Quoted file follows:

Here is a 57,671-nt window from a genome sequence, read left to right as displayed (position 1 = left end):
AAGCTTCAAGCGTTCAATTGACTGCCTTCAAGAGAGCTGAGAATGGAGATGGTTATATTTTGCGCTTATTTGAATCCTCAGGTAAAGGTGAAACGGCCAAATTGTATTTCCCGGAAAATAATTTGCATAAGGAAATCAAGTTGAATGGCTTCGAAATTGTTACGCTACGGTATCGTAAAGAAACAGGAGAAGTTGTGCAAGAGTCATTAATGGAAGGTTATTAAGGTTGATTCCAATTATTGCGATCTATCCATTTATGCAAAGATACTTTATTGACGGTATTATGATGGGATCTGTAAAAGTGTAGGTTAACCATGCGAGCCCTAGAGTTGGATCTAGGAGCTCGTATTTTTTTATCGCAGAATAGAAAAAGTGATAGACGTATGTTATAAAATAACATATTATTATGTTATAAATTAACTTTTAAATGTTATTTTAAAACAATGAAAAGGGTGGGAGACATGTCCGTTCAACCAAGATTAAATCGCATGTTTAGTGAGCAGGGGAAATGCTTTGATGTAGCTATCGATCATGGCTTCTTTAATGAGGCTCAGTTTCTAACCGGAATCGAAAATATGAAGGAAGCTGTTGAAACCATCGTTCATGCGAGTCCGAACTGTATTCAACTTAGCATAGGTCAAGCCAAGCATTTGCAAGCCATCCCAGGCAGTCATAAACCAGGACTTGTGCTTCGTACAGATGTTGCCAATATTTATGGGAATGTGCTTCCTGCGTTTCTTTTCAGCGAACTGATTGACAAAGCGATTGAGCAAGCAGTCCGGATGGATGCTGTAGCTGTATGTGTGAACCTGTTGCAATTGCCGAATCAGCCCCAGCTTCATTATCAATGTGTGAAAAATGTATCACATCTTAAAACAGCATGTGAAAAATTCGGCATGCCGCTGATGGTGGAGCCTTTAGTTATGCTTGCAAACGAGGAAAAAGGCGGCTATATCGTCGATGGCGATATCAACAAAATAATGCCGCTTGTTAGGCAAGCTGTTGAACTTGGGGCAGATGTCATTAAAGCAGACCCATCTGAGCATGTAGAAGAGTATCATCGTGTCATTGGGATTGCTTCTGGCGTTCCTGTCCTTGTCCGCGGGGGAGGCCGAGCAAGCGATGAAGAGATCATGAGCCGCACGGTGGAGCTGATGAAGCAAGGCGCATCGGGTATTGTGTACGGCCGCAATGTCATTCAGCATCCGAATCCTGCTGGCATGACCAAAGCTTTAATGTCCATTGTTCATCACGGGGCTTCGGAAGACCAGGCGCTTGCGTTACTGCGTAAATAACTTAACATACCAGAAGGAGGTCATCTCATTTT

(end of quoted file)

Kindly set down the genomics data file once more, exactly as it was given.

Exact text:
Here is a 57,671-nt window from a genome sequence, read left to right as displayed (position 1 = left end):
AAGCTTCAAGCGTTCAATTGACTGCCTTCAAGAGAGCTGAGAATGGAGATGGTTATATTTTGCGCTTATTTGAATCCTCAGGTAAAGGTGAAACGGCCAAATTGTATTTCCCGGAAAATAATTTGCATAAGGAAATCAAGTTGAATGGCTTCGAAATTGTTACGCTACGGTATCGTAAAGAAACAGGAGAAGTTGTGCAAGAGTCATTAATGGAAGGTTATTAAGGTTGATTCCAATTATTGCGATCTATCCATTTATGCAAAGATACTTTATTGACGGTATTATGATGGGATCTGTAAAAGTGTAGGTTAACCATGCGAGCCCTAGAGTTGGATCTAGGAGCTCGTATTTTTTTATCGCAGAATAGAAAAAGTGATAGACGTATGTTATAAAATAACATATTATTATGTTATAAATTAACTTTTAAATGTTATTTTAAAACAATGAAAAGGGTGGGAGACATGTCCGTTCAACCAAGATTAAATCGCATGTTTAGTGAGCAGGGGAAATGCTTTGATGTAGCTATCGATCATGGCTTCTTTAATGAGGCTCAGTTTCTAACCGGAATCGAAAATATGAAGGAAGCTGTTGAAACCATCGTTCATGCGAGTCCGAACTGTATTCAACTTAGCATAGGTCAAGCCAAGCATTTGCAAGCCATCCCAGGCAGTCATAAACCAGGACTTGTGCTTCGTACAGATGTTGCCAATATTTATGGGAATGTGCTTCCTGCGTTTCTTTTCAGCGAACTGATTGACAAAGCGATTGAGCAAGCAGTCCGGATGGATGCTGTAGCTGTATGTGTGAACCTGTTGCAATTGCCGAATCAGCCCCAGCTTCATTATCAATGTGTGAAAAATGTATCACATCTTAAAACAGCATGTGAAAAATTCGGCATGCCGCTGATGGTGGAGCCTTTAGTTATGCTTGCAAACGAGGAAAAAGGCGGCTATATCGTCGATGGCGATATCAACAAAATAATGCCGCTTGTTAGGCAAGCTGTTGAACTTGGGGCAGATGTCATTAAAGCAGACCCATCTGAGCATGTAGAAGAGTATCATCGTGTCATTGGGATTGCTTCTGGCGTTCCTGTCCTTGTCCGCGGGGGAGGCCGAGCAAGCGATGAAGAGATCATGAGCCGCACGGTGGAGCTGATGAAGCAAGGCGCATCGGGTATTGTGTACGGCCGCAATGTCATTCAGCATCCGAATCCTGCTGGCATGACCAAAGCTTTAATGTCCATTGTTCATCACGGGGCTTCGGAAGACCAGGCGCTTGCGTTACTGCGTAAATAACTTAACATACCAGAAGGAGGTCATCTCATTTT